Back in January, the St. Louis Blues looked to be one of the basket cases of the 2018-19 season. But then they caught fire, just enough to qualify for a playoff spot. That’s when things really got weird.
First, they dispatched my heavily-favored Winnipeg Jets in six. Then they took care of the Dallas Stars in seven. And while they may be down 1-0 to San Jose, they cannot be counted out when it comes to earning a birth in the Stanley Cup final.
What’s their secret? It might be this song from 1982.
Laura Branigan took a 1979 love song written in Italian by Umberto Tozzi and Giancardo Bigazzi and turned it into a massive international hit.
Even though Branigan died of a brain aneurysm in 2004, the song continues to be resurrected from time to time. One of those times is now.
Branigan’s version of “Gloria” was first heard in the Blues’ dressing room on February 7 after a comeback win against Tampa, which, at the time, was the most formidable team in the league.
It turns out that teammates Alexander Steen, Joel Edmundson, Robert Bortuzzo, Jaden Schwartz and Robby Fabbri were inspired when they heard the song when they went out to watch the Chicago Bears/Philadelphia NFC wildcard game back on January 6. The DJ at the bar kept playing the song much to the delight of the Philly fans. They kept dancing so the DJ kept playing it.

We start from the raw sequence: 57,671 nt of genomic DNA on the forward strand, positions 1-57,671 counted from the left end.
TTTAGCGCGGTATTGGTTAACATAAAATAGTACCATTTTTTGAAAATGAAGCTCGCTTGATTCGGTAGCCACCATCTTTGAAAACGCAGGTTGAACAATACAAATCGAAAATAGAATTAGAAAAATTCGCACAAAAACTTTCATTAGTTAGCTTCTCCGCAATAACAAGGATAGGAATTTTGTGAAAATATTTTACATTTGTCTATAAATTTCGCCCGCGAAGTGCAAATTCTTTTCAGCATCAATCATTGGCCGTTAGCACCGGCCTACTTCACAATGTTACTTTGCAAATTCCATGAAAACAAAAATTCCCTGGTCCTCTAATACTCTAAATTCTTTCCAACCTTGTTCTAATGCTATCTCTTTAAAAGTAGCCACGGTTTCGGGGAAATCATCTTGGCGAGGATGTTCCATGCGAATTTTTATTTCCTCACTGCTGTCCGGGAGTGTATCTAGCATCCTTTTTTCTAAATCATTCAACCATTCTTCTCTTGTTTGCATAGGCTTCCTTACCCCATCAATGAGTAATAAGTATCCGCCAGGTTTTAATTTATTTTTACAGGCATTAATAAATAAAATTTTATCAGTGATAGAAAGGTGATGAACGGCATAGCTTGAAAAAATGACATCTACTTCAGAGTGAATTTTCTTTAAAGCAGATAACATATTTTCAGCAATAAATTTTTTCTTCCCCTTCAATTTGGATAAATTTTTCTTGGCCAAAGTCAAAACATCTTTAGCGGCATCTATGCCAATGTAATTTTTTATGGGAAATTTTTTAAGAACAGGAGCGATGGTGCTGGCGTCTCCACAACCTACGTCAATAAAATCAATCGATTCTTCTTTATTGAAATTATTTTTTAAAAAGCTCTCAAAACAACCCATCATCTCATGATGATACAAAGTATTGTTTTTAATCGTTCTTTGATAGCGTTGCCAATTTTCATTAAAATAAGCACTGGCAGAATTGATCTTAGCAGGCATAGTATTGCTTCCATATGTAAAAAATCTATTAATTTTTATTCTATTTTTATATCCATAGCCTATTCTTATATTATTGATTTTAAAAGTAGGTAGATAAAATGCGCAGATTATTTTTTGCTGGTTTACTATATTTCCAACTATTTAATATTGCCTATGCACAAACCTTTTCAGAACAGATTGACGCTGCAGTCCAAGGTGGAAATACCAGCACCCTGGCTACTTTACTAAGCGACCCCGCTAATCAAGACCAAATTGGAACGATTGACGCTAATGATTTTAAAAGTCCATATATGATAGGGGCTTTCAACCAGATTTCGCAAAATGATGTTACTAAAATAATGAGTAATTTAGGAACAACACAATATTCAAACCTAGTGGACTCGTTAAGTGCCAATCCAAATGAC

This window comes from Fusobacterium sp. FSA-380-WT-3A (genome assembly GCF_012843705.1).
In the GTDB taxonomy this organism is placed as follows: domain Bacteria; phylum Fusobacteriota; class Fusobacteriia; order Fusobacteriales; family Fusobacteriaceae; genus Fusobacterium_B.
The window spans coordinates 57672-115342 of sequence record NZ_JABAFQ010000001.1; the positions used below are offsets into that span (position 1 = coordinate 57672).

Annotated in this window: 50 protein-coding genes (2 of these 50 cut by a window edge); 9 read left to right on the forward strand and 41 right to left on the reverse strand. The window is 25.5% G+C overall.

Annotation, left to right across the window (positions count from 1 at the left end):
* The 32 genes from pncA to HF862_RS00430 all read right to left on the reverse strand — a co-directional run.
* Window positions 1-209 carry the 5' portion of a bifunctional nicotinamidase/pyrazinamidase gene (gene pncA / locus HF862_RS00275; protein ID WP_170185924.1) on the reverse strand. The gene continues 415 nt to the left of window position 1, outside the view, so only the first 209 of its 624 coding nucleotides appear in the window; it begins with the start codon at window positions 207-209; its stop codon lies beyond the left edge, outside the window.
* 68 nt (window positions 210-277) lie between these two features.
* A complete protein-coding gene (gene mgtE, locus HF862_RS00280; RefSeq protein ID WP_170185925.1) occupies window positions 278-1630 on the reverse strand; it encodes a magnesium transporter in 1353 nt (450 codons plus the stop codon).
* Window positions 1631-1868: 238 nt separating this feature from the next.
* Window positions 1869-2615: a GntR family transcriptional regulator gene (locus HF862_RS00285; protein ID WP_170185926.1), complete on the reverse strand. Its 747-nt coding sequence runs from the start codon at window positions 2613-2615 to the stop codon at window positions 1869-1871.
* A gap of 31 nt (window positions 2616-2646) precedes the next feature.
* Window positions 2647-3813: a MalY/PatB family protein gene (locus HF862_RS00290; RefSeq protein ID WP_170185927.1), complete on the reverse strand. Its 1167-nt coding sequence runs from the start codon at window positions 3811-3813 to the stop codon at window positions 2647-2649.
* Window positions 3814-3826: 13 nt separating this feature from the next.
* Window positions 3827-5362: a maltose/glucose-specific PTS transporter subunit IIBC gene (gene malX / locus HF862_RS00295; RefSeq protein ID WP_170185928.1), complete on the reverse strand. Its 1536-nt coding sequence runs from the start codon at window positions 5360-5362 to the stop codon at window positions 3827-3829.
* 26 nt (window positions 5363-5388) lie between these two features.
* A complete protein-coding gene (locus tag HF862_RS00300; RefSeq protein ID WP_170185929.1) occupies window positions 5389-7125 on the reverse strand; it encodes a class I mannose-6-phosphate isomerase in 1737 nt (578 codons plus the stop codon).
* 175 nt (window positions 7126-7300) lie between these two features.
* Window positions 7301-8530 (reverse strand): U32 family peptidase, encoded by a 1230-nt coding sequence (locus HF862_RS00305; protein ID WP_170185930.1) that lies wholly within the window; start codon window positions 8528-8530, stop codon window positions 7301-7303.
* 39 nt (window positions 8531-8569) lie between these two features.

Within a week or two, “Gloria” had replaced Dion’s 1961 hit, “Runaround Sue” as the team’s post-game locker room victory song. Then a funny thing happened: The team started winning. And being the superstitious lot hockey players are, they kept playing the song. And they kept winning.
The song has since taken on a life of its own. This radio station has gone all-in, too.
However, the phenomenon has seems to confined to St. Louis and the surrounding area. I checked to see if “Gloria” has seen an uptick in streaming in the US and the answer is “no.”
Last week, the song was ranked around the 3,200th most-played song on American radio. Streams are actually down to 7,700 from 9,400 about a month ago. In fact, Branigan’s 1984 hit, “Self Control,” is out-streaming (and “Gloria” by about 20%. Sales aren’t any great shakes, either, registering as 1.040 on the digital sales chart.
In other words, Umberto, Giancardo, and Laura’s estate shouldn’t expect any big increase in their royalty cheques.